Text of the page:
1.2   ACE2 chaperone function for transporters of amino acid transfer (B0AT1)

Somewhat less known is the RAS independent function of ACE2 in the gut, where it  regulates intestinal amino acid homeostasis, expression of antimicrobial peptides, and the gut microbiome (Camargo et al., 2020). ACE2 was identified as an important regulator of dietary amino acid homeostasis, innate immunity, gut microbial ecology, and transmissible susceptibility to colitis in mice (Hashimoto et al., 2012).  The mechanism by which ACE2 regulates amino acid transport in the intestine involves interaction with the broad neutral (0) amino acid transporter 1 (B0AT1) (Slc6a19) which mediates the uptake of neutral dietary amino acids, such as tryptophan and glutamine, into intestinal cells in a sodium-dependent manner (Camargo et al, 2009).   A crystal structure study revealed a complex dimer of ACE2/ B0AT1 heterodimers (Yan et al., 2020), previously suggested by immunoprecipitation of intestinal membrane proteins in mice (Fairweather et al., 2012). Immunofluorescence showed co-localization of B0AT1 with ACE2 at the luminal surface of human small intestine (Vuille-dit-Bille et al., 2015).  ACE2 seems to be necessary not only for the amino acid transfer by B0AT1, but also for its membrane expression (Camargo et al., 2008; Hashimoto et al., 2012).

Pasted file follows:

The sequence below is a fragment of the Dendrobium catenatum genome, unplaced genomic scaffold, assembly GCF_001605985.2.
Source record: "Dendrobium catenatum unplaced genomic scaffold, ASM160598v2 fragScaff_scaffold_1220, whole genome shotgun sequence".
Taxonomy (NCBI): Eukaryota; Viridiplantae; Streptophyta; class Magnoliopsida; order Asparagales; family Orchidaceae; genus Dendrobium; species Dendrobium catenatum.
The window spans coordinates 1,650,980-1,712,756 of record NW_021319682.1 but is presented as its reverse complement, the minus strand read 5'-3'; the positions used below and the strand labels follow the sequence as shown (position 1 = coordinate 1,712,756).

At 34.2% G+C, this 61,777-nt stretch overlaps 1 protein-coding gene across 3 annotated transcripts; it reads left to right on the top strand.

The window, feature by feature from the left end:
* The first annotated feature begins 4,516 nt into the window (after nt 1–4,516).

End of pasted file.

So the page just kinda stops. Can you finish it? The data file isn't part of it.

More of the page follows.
ACE2 is regulated at the transcriptional, post-transcriptional and post-translational level, the final potentially differing in the different organisational contexts: cell membrane versus tissue (plasma and/or interstitial). In addition, all of these regulatory processes may be differentially modulated in different tissues.

Age, sex and species specific differences in aspects of the regulation, and also tissue specific regulation, have been reported (reviewed in Saponaro 2020).

Loss of function of ACE2 in vivo in ACE2 knockout (KO) mice has been associated with elevated levels of Ang II in heart, kidney and plasma as well as histological and functional perturbations in the lungs and in the cardiovascular (Crackower et al, Nature 2002) and renal (Oudit et al, 2010) systems, mostly in the presence of a particular stress factor, in some cases potentiated by aging (reviewed in Humming 2007).

Furthermore, Ace2 KO mice exhibited reduced serum levels of tryptophan, together with downregulated expression of small intestinal antimicrobial peptides and altered gut microbiota, which was re-established by tryptophan supplementation (Hashimoto et a., 2012).